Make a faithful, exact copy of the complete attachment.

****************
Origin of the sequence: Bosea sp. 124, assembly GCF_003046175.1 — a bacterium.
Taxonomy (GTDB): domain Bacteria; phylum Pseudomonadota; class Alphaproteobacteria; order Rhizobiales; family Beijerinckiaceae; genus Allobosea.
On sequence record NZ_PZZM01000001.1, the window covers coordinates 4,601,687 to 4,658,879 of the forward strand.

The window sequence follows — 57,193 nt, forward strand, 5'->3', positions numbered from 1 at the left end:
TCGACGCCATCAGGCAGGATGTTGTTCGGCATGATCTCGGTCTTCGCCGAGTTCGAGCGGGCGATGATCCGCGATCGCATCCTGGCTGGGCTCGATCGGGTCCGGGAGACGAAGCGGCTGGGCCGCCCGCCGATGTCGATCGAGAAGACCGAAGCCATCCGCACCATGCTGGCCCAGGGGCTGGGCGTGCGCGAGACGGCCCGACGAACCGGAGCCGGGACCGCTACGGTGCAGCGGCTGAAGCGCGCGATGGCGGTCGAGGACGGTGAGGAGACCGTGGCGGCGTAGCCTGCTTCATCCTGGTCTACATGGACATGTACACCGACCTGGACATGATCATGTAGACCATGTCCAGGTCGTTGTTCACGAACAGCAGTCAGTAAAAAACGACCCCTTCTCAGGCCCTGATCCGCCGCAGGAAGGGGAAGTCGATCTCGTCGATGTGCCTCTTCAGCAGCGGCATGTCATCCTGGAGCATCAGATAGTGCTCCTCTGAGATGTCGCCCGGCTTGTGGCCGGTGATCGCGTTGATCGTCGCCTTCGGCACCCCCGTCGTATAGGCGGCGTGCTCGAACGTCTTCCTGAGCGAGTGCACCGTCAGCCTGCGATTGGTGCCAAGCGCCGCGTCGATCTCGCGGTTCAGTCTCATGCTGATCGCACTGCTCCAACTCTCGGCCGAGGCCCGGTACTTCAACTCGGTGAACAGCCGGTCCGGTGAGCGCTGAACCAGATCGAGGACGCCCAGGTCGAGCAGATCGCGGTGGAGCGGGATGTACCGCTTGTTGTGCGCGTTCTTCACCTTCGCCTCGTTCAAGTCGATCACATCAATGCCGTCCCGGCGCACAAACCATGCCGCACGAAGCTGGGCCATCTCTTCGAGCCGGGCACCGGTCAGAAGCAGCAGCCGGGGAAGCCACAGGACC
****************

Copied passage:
Origin of the sequence: Bosea sp. 124, assembly GCF_003046175.1 — a bacterium.
Taxonomy (GTDB): domain Bacteria; phylum Pseudomonadota; class Alphaproteobacteria; order Rhizobiales; family Beijerinckiaceae; genus Allobosea.
On sequence record NZ_PZZM01000001.1, the window covers coordinates 4,601,687 to 4,658,879 of the forward strand.

The window sequence follows — 57,193 nt, forward strand, 5'->3', positions numbered from 1 at the left end:
TCGACGCCATCAGGCAGGATGTTGTTCGGCATGATCTCGGTCTTCGCCGAGTTCGAGCGGGCGATGATCCGCGATCGCATCCTGGCTGGGCTCGATCGGGTCCGGGAGACGAAGCGGCTGGGCCGCCCGCCGATGTCGATCGAGAAGACCGAAGCCATCCGCACCATGCTGGCCCAGGGGCTGGGCGTGCGCGAGACGGCCCGACGAACCGGAGCCGGGACCGCTACGGTGCAGCGGCTGAAGCGCGCGATGGCGGTCGAGGACGGTGAGGAGACCGTGGCGGCGTAGCCTGCTTCATCCTGGTCTACATGGACATGTACACCGACCTGGACATGATCATGTAGACCATGTCCAGGTCGTTGTTCACGAACAGCAGTCAGTAAAAAACGACCCCTTCTCAGGCCCTGATCCGCCGCAGGAAGGGGAAGTCGATCTCGTCGATGTGCCTCTTCAGCAGCGGCATGTCATCCTGGAGCATCAGATAGTGCTCCTCTGAGATGTCGCCCGGCTTGTGGCCGGTGATCGCGTTGATCGTCGCCTTCGGCACCCCCGTCGTATAGGCGGCGTGCTCGAACGTCTTCCTGAGCGAGTGCACCGTCAGCCTGCGATTGGTGCCAAGCGCCGCGTCGATCTCGCGGTTCAGTCTCATGCTGATCGCACTGCTCCAACTCTCGGCCGAGGCCCGGTACTTCAACTCGGTGAACAGCCGGTCCGGTGAGCGCTGAACCAGATCGAGGACGCCCAGGTCGAGCAGATCGCGGTGGAGCGGGATGTACCGCTTGTTGTGCGCGTTCTTCACCTTCGCCTCGTTCAAGTCGATCACATCAATGCCGTCCCGGCGCACAAACCATGCCGCACGAAGCTGGGCCATCTCTTCGAGCCGGGCACCGGTCAGAAGCAGCAGCCGGGGAAGCCACAGGACC